Saturday, May 9, 2009

Palestrina Stitch

The Palestrina embroidery stitch is also known by many other names just like tied coral stitch, Smyrna stitch, double knot stitch. The Palestrina is a common embroidery pattern observed in Italy and many Italian types of embroidery are composed of the Palestrina stitch. The Palestrina embroidery stitch is characterized by a kind of knotted line formed by the thread and it is significant to note that the use of this stitching technique is not confined to even-weave fabrics but on the contrary it can be used on a variety of fabrics. The designs of the Palestrina embroidery stitch work are in the form of a line and are commonly used for bordering purposes. The knotted line effect is the most important and striking feature of the Palestrina embroidery stitch and while threads of different kinds and quality can be used, the best option is to use the pearl cotton threads which are twisted threads and are able to produce the knotted effect perfectly. It is interesting to notice that all the knots need to be placed at equal distances from each other and from a distance they seem to be arranged in a linear fashion following a curvature. There can be two major kinds of Palestrina embroidery stitch. If the lines above the knots enlarge upwards it is known as Long Armed Palestrina embroidery stitch while if the lines below the knot moves downwards it is called Long Legged Palestrina embroidery stitch.

Friday, May 8, 2009

Smocking Stitch

Smocking Stitch

Smocking stitch is an embroidery technique used to gather fabric so that it can stretch. Before the introduction of elastic, smocking was commonly used in cuffs, bodices, and necklines in garments where buttons were undesirable. Smocking developed in England and has been practiced since the Middle Ages and is unusual among embroidery methods in that it was often worn by laborers. Other major embroidery styles are purely decorative and represented status symbols. Smocking was practical for garments to be both form fitting and flexible, hence its name derives from smock a farmer's work shirt. Smocking was used most extensively in the eighteenth and nineteenth centuries.

Thursday, May 7, 2009

Cross Stitch

cross stitch

Cross stitch is one of the oldest forms of embroidery and can be found all over the world. Many folk museums show examples of clothing decorated with cross stitch, especially from continental Europe and Asia. Two-dimensional cross stitch in floral and geometric patterns, usually worked in black and red cotton floss on linen, is characteristic of folk embroidery in Eastern and Central Europe. Multi colored, shaded, painting like patterns as we know them today are a recent development, deriving from similar shaded patterns of Berlin wool work of the mid-nineteenth century. Traditionally, cross stitch was used to embellish items like dishcloths, household linens, and doilies (only a small portion of which would actually be embroidered, such as a border). Although there are many embroiders who still employ it in this fashion, especially in Europe, it is now increasingly popular to simply embroider pieces of fabric and hang them on the wall for decoration.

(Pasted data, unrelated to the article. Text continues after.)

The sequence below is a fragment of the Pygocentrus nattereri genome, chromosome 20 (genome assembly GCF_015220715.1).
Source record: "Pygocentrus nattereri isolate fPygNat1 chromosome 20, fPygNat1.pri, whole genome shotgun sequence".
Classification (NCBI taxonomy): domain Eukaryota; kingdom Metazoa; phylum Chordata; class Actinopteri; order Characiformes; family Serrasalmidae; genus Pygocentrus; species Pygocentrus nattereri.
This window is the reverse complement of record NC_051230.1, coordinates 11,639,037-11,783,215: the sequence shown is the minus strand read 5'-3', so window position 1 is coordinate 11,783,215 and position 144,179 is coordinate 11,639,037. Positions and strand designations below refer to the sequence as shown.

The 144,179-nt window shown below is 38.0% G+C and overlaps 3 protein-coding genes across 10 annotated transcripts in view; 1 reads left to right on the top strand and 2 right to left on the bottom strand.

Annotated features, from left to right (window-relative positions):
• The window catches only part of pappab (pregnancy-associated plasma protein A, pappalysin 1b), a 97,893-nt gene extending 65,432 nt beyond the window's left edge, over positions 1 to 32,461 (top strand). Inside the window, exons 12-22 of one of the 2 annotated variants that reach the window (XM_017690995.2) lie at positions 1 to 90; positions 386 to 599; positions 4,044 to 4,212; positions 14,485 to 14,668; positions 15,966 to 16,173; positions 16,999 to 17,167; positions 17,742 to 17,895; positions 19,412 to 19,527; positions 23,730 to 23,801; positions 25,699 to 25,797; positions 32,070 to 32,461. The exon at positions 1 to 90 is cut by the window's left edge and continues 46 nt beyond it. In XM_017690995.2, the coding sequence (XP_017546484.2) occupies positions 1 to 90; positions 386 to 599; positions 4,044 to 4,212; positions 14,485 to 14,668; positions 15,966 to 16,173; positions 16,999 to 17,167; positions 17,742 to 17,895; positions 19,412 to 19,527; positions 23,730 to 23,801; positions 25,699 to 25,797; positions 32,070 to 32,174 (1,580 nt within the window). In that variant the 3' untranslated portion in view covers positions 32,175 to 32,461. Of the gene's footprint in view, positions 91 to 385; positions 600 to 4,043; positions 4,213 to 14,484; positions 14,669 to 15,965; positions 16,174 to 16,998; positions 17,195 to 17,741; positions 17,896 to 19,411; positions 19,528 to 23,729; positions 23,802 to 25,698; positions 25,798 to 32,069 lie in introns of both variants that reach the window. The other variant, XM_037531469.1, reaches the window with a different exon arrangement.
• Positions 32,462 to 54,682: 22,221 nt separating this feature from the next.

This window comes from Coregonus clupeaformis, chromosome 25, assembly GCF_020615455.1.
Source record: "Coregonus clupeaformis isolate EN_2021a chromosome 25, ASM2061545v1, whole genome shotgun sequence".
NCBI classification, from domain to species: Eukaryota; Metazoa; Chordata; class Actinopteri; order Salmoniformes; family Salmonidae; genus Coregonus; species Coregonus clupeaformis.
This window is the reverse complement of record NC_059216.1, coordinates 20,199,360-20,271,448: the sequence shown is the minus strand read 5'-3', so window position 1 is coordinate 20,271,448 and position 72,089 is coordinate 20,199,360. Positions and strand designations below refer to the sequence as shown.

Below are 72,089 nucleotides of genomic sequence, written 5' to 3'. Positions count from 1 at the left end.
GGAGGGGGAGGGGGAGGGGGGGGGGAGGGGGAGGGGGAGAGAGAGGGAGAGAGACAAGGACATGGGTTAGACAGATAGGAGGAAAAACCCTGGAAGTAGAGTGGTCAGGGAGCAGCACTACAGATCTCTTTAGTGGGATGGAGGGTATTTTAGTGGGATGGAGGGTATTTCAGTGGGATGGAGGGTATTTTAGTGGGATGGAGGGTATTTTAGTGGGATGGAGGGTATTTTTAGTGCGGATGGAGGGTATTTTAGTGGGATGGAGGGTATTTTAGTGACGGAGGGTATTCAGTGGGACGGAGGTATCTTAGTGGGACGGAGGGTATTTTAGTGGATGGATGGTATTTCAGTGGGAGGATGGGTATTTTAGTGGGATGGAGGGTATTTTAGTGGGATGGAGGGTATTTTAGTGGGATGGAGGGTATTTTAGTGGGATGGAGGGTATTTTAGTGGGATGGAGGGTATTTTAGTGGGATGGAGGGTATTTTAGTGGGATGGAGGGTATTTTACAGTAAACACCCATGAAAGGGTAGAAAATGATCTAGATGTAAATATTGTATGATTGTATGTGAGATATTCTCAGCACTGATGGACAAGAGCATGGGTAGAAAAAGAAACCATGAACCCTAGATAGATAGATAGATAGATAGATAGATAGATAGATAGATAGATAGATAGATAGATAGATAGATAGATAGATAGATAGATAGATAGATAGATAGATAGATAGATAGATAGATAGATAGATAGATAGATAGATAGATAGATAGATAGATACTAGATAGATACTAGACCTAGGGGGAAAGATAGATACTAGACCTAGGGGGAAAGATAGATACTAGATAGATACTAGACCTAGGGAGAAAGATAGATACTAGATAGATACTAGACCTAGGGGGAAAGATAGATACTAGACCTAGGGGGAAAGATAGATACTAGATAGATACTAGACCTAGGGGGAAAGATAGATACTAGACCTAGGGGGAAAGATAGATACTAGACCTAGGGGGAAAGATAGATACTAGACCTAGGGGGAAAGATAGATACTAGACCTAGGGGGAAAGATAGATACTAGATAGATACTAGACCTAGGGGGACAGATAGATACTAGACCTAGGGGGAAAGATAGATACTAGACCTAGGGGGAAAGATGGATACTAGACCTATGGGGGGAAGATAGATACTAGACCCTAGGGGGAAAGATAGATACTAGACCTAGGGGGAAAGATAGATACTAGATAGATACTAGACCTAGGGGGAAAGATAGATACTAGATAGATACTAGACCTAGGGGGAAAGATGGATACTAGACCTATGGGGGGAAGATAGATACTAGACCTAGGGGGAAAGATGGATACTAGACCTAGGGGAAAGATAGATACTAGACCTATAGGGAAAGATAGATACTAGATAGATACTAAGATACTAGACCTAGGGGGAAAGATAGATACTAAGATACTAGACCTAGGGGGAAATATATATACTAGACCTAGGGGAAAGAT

Tuesday, May 5, 2009

Buttonhole stitch

The buttonhole stitch is the most appropriate stitch for sewing buttonholes. It is used to prevent fraying of the buttonhole. Since it has a small half-knot at the top of each stitch it is also less likely to unravel if the thread is broken, something that is likely to happen eventually, from use. To get the most strength, it is important to wax the thread before use. The waxing will strengthen the thread and prevent twisting while sewing the buttonhole, the buttonhole stitch in any direction. Following is the procedure of doing buttonhole stitch. Hold the thread along the top edge of the material, with the end pointing in the direction you are going to sew. Make a loop with the top of the loop pointing upward. Inserting the needle through the loop, then into the fabric from the wrong side and then through the large loop left on the right side of the material. Tighten your stitch, keeping the purl on top by see-sawing the thread and using your fingernail. The additional stitches are created by arching the thread over the right side opening of the buttonhole in the direction you are sewing, then looping down and back around in the opposite direction your are sewing, through the loop at the top, then through the material from the wrong side about 1/16th of an inch from the last stitch, through the large loop on the right side and then tightening as before. Continue doing this all the way around the buttonhole until done that’s how the buttonhole stitch embroidery is done.